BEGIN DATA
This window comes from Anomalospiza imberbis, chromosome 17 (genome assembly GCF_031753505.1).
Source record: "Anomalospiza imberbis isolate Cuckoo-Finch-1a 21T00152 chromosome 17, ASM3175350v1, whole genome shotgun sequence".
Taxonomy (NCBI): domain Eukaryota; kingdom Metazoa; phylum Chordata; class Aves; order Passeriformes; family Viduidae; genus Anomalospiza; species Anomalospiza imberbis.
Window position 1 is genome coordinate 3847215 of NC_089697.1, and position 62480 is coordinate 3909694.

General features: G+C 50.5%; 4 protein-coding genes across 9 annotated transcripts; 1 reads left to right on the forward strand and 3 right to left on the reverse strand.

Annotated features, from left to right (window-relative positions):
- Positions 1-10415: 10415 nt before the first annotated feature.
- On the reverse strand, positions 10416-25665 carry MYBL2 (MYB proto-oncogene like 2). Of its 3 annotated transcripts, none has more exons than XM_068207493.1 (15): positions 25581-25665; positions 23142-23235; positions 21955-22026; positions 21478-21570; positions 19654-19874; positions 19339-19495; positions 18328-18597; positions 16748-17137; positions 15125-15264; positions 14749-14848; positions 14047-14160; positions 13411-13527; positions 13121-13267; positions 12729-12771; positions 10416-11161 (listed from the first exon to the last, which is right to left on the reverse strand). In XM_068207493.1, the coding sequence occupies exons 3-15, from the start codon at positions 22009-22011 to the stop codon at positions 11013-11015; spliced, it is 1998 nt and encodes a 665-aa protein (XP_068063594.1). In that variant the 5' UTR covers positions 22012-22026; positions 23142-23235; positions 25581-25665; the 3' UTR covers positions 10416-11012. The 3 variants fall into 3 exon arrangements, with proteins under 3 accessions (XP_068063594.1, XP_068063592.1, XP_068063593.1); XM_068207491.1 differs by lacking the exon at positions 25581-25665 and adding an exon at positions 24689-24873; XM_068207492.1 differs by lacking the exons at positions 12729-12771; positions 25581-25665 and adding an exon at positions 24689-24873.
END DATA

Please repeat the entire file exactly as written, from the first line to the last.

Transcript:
This window comes from Anomalospiza imberbis, chromosome 17 (genome assembly GCF_031753505.1).
Source record: "Anomalospiza imberbis isolate Cuckoo-Finch-1a 21T00152 chromosome 17, ASM3175350v1, whole genome shotgun sequence".
Taxonomy (NCBI): domain Eukaryota; kingdom Metazoa; phylum Chordata; class Aves; order Passeriformes; family Viduidae; genus Anomalospiza; species Anomalospiza imberbis.
Window position 1 is genome coordinate 3847215 of NC_089697.1, and position 62480 is coordinate 3909694.

General features: G+C 50.5%; 4 protein-coding genes across 9 annotated transcripts; 1 reads left to right on the forward strand and 3 right to left on the reverse strand.

Annotated features, from left to right (window-relative positions):
- Positions 1-10415: 10415 nt before the first annotated feature.
- On the reverse strand, positions 10416-25665 carry MYBL2 (MYB proto-oncogene like 2). Of its 3 annotated transcripts, none has more exons than XM_068207493.1 (15): positions 25581-25665; positions 23142-23235; positions 21955-22026; positions 21478-21570; positions 19654-19874; positions 19339-19495; positions 18328-18597; positions 16748-17137; positions 15125-15264; positions 14749-14848; positions 14047-14160; positions 13411-13527; positions 13121-13267; positions 12729-12771; positions 10416-11161 (listed from the first exon to the last, which is right to left on the reverse strand). In XM_068207493.1, the coding sequence occupies exons 3-15, from the start codon at positions 22009-22011 to the stop codon at positions 11013-11015; spliced, it is 1998 nt and encodes a 665-aa protein (XP_068063594.1). In that variant the 5' UTR covers positions 22012-22026; positions 23142-23235; positions 25581-25665; the 3' UTR covers positions 10416-11012. The 3 variants fall into 3 exon arrangements, with proteins under 3 accessions (XP_068063594.1, XP_068063592.1, XP_068063593.1); XM_068207491.1 differs by lacking the exon at positions 25581-25665 and adding an exon at positions 24689-24873; XM_068207492.1 differs by lacking the exons at positions 12729-12771; positions 25581-25665 and adding an exon at positions 24689-24873.